In the event of the policyholder’s death, life insurance is a financial tool used to ensure financial stability and well-being of the policyholder’s beneficiaries. To ensure protection, additional coverage can be purchased.
Riders or waivers, for example, are special additions to policy provisions that provide benefits not included in the original contracts. These are excellent methods for streamlining or enhancing the benefits of a basic life insurance policy. (Please keep in mind that riders and waivers may differ from company to company, state to state, and policy form to policy form.) Having said that, always consult your financial advisor and an insurance specialist for the specifics of your coverage.
AIG and New York Life provide the following examples of the most common types:
Accidental Death Insurance:
With this policy provision if the insured dies in an accident, an additional amount is paid to the beneficiary. It’s also known as “double indemnity” because the amount is usually the same as the death benefit of the policy.
Keep in mind that for this provision to be effective, the insured must have died as a result of an accident.
If you become disabled and are unable to work, this rider allows you to waive premium payments on your policy for the duration of your disability. It is also one of the most commonly attached riders to a life insurance policy. (The terms and conditions for this exemption may differ from one company to the next.)
If the policyholder dies within a certain time period, the insurance company will pay the face amount of the policy as well as an amount equal to all premiums paid to date.
Child riders differ from company to company, but they generally allow you to extend coverage to your child on your term life insurance policy. Typically, an additional $2,000 to $15,000 per child is provided. When your child reaches the age of 23, they can convert their term life insurance policy into a permanent life insurance policy. This could be accomplished without the use of proof of insurability. For example, if your child develops health issues as a child, he or she could still purchase permanent life insurance coverage despite having a preexisting medical condition.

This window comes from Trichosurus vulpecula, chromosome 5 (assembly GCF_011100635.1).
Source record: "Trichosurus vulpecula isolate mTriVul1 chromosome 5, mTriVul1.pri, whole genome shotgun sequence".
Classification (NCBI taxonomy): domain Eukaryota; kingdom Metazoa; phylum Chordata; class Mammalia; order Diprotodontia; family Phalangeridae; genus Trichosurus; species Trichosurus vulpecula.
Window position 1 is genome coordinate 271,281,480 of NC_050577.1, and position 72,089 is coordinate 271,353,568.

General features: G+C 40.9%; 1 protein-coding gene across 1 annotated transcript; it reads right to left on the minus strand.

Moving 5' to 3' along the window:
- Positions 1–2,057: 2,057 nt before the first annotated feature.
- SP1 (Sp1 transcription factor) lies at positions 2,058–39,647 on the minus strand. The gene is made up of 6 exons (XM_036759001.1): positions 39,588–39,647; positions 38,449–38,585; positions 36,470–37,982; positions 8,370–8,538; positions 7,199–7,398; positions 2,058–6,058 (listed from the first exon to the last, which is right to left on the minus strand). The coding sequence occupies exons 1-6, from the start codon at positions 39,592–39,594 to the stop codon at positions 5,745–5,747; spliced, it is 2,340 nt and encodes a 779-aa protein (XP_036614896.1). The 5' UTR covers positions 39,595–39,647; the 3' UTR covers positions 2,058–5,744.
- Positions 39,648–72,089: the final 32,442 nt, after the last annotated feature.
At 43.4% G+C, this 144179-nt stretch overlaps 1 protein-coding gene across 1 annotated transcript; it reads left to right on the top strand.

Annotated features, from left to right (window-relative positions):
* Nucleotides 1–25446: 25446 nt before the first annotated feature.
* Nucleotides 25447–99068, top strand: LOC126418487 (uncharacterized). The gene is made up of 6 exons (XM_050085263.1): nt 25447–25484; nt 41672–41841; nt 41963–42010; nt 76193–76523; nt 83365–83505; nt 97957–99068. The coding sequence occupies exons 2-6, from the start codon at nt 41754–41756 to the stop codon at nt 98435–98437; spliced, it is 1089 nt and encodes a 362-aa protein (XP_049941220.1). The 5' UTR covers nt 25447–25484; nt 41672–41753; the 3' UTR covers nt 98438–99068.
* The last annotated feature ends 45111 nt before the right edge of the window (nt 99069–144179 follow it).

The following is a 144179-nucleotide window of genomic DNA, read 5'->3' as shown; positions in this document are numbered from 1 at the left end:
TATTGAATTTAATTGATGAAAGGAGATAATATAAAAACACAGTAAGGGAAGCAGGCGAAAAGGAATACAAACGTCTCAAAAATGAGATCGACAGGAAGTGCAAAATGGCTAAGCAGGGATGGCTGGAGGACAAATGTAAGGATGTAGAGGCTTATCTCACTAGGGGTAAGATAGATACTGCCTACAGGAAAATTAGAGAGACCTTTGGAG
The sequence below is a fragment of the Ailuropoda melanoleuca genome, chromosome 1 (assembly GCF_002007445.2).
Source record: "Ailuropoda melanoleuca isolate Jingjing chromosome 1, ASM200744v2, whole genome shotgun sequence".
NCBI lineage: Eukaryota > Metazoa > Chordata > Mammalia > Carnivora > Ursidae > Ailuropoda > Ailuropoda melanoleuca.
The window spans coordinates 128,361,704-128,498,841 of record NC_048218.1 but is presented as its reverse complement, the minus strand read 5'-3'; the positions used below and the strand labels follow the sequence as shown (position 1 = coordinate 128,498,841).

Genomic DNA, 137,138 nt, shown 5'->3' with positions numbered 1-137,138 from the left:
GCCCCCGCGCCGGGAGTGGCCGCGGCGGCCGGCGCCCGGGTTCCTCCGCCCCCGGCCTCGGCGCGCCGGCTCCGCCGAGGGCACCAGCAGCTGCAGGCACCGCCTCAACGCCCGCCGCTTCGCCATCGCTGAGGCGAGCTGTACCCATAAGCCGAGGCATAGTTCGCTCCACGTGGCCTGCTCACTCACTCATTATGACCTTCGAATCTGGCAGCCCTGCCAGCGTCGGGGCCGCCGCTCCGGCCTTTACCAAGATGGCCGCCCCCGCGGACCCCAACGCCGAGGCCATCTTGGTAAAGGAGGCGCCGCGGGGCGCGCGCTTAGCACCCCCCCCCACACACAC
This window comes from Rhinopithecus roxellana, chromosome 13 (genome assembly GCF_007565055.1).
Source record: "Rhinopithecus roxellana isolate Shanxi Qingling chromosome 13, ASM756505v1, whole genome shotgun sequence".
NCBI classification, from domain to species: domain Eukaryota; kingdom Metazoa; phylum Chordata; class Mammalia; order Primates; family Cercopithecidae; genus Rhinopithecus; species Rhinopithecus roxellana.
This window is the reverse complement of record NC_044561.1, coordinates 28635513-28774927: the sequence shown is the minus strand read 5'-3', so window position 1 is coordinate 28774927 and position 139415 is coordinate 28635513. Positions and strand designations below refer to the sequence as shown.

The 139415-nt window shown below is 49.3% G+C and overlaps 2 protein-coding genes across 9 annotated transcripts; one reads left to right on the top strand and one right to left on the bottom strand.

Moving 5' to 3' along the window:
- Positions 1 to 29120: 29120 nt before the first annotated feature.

The Payment or the Rider:
If a policy is purchased for a child, this rider guarantees that if the policyholder (parent or legal guardian) dies or becomes disabled before the child reaches the age specified in the policy, the insurance company will waive all premium payments until the child reaches the age specified in the policy.
Rider for Disability Income:
If you are unable to work due to illness or injury, this policy pays a monthly benefit for the duration of the disability or for the time period specified in the policy.
Rider for Guaranteed Insurability:
This guarantees that the policyholder will be able to purchase additional whole life insurance at the age specified in the policy without providing proof of insurability (i.e. medical examination). These policies permit the policyholder to renew a policy at the end of its term without providing proof of health.
Rider with Terminal Illness:
If you are diagnosed with a terminal illness, you can use the money from your death benefit to help pay for your medical care.
Rider for Living Expenses:
This enables the policyholder to increase the death benefit of their term life policy (via a premium increase) to match an increase in the cost-of-living index and keep up with inflation. If you buy a certain amount of insurance today, it may be worth less in 10 to 20 years when adjusted for inflation. This rider allows you to upgrade or purchase more insurance to ensure that the death benefit is sufficient to cover your family’s future living expenses and standard of living.
Rider for Family Income Benefit:
If you die, this rider pays your family a monthly income for a set number of years. This rider is advantageous because it will assist in alleviating any financial difficulties your family may face if you are the primary breadwinner.
Rider for Accelerated or Living Benefits:
This enables policyholders who are terminally ill to receive all or a portion of their death benefit while still alive, allowing them to use it for medical expenses or other final financial obligations.